Suppose we have a connected and undirected graph: G=(V,E).
Definition of connected-set: a group of points belonging to V of G forms a valid connected-set iff every point in this group is within T-1 edges away from any other point in the same group, T is the number of points in the group.
Pls note that a connected set is just a connected subgraph of G without the edges but with the points.
And we have an arbitrary function F defined on connected-set, i.e given an arbitrary connected-set CS F(CS) will give us a real value.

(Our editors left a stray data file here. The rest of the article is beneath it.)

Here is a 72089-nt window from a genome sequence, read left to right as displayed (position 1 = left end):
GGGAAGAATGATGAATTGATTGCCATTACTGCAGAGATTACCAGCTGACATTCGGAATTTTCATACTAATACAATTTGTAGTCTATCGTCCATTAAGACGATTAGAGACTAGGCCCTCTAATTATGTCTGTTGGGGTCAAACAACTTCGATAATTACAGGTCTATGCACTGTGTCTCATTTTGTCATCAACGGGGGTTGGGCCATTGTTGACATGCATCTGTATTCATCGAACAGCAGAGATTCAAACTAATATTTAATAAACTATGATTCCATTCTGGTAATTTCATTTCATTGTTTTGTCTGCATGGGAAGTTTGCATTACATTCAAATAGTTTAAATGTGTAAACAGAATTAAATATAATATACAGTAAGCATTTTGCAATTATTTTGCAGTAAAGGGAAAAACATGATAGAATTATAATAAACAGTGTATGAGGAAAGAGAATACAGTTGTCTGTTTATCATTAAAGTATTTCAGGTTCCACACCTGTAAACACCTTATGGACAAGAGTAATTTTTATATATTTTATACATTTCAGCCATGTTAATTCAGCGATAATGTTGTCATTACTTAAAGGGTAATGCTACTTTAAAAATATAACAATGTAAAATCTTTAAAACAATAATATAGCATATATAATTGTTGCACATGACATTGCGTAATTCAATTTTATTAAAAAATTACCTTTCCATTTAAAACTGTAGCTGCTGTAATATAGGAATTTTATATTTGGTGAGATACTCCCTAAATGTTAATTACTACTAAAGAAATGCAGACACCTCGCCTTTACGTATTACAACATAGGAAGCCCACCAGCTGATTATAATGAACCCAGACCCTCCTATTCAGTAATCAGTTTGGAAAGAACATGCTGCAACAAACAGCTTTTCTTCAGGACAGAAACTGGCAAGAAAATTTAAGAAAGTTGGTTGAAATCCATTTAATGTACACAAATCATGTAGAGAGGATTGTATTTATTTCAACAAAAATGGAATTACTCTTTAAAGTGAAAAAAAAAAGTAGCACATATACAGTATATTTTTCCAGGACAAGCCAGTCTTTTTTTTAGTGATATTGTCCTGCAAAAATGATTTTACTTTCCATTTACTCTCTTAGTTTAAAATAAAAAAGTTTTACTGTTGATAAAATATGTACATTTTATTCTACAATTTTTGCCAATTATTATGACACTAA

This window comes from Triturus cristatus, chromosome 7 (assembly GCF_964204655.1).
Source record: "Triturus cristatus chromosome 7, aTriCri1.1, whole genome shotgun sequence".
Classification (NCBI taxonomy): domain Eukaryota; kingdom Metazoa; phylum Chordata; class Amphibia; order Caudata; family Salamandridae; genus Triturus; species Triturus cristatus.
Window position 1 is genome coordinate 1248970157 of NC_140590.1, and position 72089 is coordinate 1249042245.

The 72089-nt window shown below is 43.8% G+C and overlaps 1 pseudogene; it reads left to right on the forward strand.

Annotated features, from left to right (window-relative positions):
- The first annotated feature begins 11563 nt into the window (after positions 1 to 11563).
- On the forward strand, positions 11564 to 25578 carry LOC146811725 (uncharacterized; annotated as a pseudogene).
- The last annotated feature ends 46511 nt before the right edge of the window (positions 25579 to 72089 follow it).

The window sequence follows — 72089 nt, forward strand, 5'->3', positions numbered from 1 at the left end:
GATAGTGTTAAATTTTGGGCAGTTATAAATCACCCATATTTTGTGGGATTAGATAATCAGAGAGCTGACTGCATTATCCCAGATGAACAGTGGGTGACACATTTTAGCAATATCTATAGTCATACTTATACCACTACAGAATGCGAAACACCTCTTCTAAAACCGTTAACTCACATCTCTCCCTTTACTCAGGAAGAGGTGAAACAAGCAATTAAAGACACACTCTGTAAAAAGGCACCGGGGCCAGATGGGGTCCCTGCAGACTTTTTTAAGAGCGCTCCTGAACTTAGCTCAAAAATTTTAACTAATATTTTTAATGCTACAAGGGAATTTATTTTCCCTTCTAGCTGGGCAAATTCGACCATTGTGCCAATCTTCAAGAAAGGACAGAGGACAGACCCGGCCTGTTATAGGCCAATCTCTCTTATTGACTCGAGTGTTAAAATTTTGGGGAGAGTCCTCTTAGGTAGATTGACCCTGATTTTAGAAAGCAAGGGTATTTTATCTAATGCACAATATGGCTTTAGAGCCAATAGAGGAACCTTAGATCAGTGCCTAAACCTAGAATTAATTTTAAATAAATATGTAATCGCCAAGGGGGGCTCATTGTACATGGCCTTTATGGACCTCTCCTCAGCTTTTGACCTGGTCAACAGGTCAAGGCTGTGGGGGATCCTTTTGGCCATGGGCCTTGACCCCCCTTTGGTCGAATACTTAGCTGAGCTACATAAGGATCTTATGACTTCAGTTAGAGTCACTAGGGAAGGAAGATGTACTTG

Two connected-sets are said disjoint if their union is not a connected set.
For an visual explanation, pls see the graph below: In the graph, the red,black,green point sets are all valid connected-sets, green set is disjoint to red set, but black set is not disjoint to the red one.
Now the question: We want to find a bunch of disjoint connected-sets from G so that: (1)every connected-set has at least K points. (K is a global parameter). (2)the sum of their function values,i.e max(Σ F(CS)) are maximized.
Is there any efficient algorithm to tackle such a problem other than an exhaustive search? Thx!
For example, the graph can be a planar graph in the 2D Euclidean plane, and the function value F of a connected-set CS can be defined as the area of the minimum bounding rectangle of all the points in CS(minimum bounding rectangle is the smallest rectangle enclosing all the points in the CS).